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Considering blackening of corrugated steel roofing





April 9, 2012

Q. I am a decorative finisher. A client and his architect wish me to consider blackening, partially, more like a patina, exterior corrugated steel roofing material.
The location is Sonoma County in California. The weather there ranges from much rain in winter to hot and dry in summer.

Is there a spray on type chemical process?product?

Will the steel,with this process react to rain e.g. rust?

Will oiling or waxing have beneficial effects?

Are there other considerations?

Thank you

Gregory Dixon

Gregory Dixon
- San Francisco, California, USA.



April 9, 2012

Hi, Gregory.

Rifle barrels and similar things that will be lovingly waxed and oiled at regular intervals are often black oxided. I can't imagine the process being even slightly successful as a roofing material. It would be expensive, but the sheets could be black chromium plated (like solar collectors). If the roofing were aluminum it could probably be anodized and dyed with some type on inorganic dye (integral colr, two-step, hybrid dye/two-step).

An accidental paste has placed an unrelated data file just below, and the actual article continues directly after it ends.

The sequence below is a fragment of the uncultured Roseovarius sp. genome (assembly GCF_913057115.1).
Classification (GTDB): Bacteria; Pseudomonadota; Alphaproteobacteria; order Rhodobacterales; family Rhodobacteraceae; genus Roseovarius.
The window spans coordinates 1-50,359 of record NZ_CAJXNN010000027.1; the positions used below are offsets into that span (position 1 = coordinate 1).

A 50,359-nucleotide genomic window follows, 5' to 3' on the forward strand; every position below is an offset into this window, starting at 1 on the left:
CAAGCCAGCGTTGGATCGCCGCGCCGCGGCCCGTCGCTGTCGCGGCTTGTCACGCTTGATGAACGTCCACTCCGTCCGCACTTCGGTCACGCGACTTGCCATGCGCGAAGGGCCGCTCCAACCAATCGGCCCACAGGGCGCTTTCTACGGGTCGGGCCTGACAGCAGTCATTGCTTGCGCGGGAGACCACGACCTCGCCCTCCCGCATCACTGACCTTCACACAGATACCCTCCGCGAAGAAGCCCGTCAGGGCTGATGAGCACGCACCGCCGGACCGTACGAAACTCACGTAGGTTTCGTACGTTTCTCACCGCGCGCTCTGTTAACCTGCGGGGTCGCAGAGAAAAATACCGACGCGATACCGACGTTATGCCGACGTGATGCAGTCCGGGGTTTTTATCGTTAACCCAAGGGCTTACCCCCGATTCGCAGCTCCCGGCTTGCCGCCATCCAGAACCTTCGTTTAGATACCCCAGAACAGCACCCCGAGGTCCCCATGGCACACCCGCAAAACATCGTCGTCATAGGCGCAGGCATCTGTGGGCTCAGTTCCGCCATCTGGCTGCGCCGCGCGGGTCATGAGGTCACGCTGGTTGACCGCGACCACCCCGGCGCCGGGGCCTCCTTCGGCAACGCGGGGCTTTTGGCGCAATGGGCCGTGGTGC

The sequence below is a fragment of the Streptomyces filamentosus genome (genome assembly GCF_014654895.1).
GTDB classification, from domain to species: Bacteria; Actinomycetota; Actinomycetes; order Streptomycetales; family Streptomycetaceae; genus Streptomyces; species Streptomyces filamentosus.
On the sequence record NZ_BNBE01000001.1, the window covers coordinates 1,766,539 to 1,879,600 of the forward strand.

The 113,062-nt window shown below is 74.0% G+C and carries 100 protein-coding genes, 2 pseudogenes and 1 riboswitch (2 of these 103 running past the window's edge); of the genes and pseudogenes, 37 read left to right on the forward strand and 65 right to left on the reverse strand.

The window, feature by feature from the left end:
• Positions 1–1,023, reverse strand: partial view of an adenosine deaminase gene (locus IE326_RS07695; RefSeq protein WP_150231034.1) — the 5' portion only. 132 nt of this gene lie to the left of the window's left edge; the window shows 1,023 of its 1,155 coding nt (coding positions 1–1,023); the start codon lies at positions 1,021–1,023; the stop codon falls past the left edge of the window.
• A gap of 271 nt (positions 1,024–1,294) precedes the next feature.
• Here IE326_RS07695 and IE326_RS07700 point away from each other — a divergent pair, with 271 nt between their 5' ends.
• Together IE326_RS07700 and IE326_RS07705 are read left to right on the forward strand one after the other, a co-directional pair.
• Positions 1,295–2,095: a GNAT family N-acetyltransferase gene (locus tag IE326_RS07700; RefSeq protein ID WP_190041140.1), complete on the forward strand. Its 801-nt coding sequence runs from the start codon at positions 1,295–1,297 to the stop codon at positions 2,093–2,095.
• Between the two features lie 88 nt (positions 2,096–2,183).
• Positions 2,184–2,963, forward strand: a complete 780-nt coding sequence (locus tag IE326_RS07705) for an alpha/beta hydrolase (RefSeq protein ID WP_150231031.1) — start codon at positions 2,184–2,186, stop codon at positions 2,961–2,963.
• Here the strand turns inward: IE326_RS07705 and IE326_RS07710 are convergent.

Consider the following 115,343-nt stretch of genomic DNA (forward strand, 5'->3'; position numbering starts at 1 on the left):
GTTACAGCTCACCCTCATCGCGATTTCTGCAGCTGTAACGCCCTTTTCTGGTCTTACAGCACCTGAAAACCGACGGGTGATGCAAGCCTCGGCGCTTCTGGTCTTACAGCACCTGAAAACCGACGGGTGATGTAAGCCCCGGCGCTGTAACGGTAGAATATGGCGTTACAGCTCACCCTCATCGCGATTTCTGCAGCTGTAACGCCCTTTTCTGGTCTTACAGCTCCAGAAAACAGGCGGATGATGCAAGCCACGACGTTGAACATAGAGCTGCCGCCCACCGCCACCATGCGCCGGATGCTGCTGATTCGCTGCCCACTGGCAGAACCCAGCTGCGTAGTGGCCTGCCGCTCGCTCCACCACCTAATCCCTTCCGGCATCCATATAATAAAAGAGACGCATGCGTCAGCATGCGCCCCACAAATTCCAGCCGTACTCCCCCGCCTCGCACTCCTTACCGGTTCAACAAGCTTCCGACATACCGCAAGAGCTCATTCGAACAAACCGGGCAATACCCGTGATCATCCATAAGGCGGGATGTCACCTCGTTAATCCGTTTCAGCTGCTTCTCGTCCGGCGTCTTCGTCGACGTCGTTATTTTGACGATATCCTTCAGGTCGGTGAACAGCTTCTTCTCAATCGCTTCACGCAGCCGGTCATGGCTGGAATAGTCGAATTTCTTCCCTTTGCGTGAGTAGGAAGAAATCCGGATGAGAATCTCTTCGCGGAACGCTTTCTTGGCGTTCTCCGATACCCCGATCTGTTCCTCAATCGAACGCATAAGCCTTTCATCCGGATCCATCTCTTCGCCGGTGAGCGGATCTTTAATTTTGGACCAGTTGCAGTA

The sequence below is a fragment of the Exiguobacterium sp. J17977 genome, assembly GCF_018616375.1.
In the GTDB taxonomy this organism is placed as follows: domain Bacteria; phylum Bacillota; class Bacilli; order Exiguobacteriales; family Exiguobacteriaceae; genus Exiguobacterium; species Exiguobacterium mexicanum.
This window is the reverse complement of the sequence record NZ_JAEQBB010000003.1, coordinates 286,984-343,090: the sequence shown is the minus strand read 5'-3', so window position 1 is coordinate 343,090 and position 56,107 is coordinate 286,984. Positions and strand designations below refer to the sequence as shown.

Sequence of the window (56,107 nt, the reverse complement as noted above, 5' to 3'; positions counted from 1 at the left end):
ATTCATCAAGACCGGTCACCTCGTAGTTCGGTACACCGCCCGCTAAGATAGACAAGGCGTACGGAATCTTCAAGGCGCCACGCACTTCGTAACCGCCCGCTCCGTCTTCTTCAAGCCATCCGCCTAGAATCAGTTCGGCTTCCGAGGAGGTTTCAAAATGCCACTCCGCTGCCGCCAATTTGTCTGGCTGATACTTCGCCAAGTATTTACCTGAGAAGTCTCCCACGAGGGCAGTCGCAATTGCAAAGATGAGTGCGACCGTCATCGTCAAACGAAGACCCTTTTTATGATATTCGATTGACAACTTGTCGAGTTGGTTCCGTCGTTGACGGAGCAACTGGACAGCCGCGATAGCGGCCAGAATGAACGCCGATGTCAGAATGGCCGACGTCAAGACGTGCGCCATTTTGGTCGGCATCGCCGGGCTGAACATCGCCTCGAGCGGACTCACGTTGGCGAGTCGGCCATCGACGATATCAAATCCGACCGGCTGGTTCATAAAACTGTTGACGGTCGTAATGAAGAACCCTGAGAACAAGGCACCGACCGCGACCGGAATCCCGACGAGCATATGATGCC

Regards,

Ted Mooney, finishing.com
Ted Mooney, P.E.
Striving to live Aloha
finishing.com - Pine Beach, New Jersey



April 12, 2012

A. Hi Gregory,

It is possible to patina galvanized products. Ordinary "bluing" chemicals will do the trick, but I always advise against spraying them. You can also produce a "natural" zinc patina with cycles of salt water, air drying and mild acids. It takes some practice to control the look of the patina, but you can get some nice gray tones. Either way, this will not greatly affect the protection that the zinc provides the steel, but the patina itself probably won't last too long exposed to the elements.

Also, bear in mind that the zinc layer is usually protected by a chromate, you don't want this all over your shop, or in your waste water.

Neither wax nor oil will provide significant protection to the patina, unless you can convince the owners to reapply every few weeks or months... I have had some success with powder coating and some types of urethane. The surface would need to be clear coated immediately following the patina process and you have to be sure it is totally dry.

The short answer is, yet it can be done, but not easily.

Justin Kumpf
- Philadelphia, Pennsylvania, USA


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